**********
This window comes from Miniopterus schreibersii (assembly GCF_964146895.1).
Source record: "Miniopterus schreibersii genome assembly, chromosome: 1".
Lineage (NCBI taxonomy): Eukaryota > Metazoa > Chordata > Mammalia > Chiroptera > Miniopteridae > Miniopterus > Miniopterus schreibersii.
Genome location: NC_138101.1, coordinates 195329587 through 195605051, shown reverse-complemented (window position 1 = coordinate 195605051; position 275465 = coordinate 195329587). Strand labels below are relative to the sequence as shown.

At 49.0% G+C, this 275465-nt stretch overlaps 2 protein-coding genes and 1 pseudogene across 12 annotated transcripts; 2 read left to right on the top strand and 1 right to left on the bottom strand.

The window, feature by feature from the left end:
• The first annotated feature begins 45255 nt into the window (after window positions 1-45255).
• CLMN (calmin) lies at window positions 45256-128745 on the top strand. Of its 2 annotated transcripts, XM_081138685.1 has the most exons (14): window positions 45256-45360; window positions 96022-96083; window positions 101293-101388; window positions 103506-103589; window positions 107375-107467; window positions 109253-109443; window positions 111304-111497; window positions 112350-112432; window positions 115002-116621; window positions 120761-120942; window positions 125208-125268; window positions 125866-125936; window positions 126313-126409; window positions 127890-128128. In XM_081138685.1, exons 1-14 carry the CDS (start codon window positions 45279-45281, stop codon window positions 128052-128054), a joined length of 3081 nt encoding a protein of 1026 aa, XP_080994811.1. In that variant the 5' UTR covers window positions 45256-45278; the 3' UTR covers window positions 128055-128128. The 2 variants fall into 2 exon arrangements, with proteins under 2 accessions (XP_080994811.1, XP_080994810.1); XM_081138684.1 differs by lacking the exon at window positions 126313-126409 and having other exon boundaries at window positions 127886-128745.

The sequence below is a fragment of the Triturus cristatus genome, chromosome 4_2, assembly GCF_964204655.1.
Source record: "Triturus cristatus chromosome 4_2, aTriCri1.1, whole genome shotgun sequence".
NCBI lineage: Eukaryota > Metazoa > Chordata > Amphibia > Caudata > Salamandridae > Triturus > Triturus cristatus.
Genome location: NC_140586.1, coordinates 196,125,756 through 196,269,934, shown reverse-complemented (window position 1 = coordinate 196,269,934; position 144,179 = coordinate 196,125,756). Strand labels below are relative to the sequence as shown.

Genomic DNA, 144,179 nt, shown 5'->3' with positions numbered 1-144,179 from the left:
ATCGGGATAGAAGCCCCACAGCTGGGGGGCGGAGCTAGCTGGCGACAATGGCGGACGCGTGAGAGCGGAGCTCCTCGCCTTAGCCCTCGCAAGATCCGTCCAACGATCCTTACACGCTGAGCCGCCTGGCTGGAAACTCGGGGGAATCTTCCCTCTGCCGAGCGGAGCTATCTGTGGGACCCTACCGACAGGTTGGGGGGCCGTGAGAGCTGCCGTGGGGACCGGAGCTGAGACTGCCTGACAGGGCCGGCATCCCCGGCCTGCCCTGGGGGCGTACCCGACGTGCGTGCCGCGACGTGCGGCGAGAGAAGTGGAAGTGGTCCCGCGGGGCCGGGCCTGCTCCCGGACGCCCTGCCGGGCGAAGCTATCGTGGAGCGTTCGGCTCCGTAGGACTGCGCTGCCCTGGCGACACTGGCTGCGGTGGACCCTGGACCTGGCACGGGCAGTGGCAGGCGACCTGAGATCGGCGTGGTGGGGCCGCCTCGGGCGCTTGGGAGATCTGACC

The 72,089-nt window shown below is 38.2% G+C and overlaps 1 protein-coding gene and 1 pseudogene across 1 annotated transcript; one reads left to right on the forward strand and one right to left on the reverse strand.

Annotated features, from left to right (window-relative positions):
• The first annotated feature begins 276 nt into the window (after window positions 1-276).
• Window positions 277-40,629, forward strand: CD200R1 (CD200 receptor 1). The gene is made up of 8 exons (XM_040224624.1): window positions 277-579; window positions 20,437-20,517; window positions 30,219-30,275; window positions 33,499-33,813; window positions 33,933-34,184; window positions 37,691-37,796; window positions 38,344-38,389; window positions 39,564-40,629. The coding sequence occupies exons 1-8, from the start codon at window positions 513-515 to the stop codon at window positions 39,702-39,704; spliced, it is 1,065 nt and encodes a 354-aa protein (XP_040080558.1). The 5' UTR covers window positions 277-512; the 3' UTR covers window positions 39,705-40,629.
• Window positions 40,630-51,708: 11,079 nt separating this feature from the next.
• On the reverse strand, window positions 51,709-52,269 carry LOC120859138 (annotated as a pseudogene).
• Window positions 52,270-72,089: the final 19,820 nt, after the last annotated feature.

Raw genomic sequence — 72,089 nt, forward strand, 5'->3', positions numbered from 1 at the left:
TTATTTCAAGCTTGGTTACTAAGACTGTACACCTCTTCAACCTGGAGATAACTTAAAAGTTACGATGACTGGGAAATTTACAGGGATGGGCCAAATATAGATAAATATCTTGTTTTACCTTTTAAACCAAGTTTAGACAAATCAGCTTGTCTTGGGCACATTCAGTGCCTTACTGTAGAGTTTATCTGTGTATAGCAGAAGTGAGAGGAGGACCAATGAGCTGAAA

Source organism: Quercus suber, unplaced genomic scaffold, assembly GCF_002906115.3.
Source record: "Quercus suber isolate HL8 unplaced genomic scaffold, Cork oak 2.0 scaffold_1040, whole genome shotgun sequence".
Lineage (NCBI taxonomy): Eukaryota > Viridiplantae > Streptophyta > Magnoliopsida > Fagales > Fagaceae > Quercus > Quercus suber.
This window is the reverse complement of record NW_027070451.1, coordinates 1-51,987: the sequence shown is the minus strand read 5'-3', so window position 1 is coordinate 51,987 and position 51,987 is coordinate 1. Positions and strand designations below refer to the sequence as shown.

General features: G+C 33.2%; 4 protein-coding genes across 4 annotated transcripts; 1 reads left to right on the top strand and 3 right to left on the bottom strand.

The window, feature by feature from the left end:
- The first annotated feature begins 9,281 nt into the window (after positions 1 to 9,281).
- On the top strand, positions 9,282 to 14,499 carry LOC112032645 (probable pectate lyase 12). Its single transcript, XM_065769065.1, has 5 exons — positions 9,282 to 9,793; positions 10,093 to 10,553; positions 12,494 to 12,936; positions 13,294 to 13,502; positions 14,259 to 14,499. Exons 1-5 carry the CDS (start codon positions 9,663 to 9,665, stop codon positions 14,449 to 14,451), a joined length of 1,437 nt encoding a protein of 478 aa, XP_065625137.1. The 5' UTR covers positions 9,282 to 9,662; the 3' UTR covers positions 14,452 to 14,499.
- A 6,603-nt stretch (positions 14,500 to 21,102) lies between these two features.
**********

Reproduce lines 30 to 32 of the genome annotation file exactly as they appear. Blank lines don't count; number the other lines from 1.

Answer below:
- The first annotated feature begins 9,281 nt into the window (after positions 1 to 9,281).
- On the top strand, positions 9,282 to 14,499 carry LOC112032645 (probable pectate lyase 12). Its single transcript, XM_065769065.1, has 5 exons — positions 9,282 to 9,793; positions 10,093 to 10,553; positions 12,494 to 12,936; positions 13,294 to 13,502; positions 14,259 to 14,499. Exons 1-5 carry the CDS (start codon positions 9,663 to 9,665, stop codon positions 14,449 to 14,451), a joined length of 1,437 nt encoding a protein of 478 aa, XP_065625137.1. The 5' UTR covers positions 9,282 to 9,662; the 3' UTR covers positions 14,452 to 14,499.
- A 6,603-nt stretch (positions 14,500 to 21,102) lies between these two features.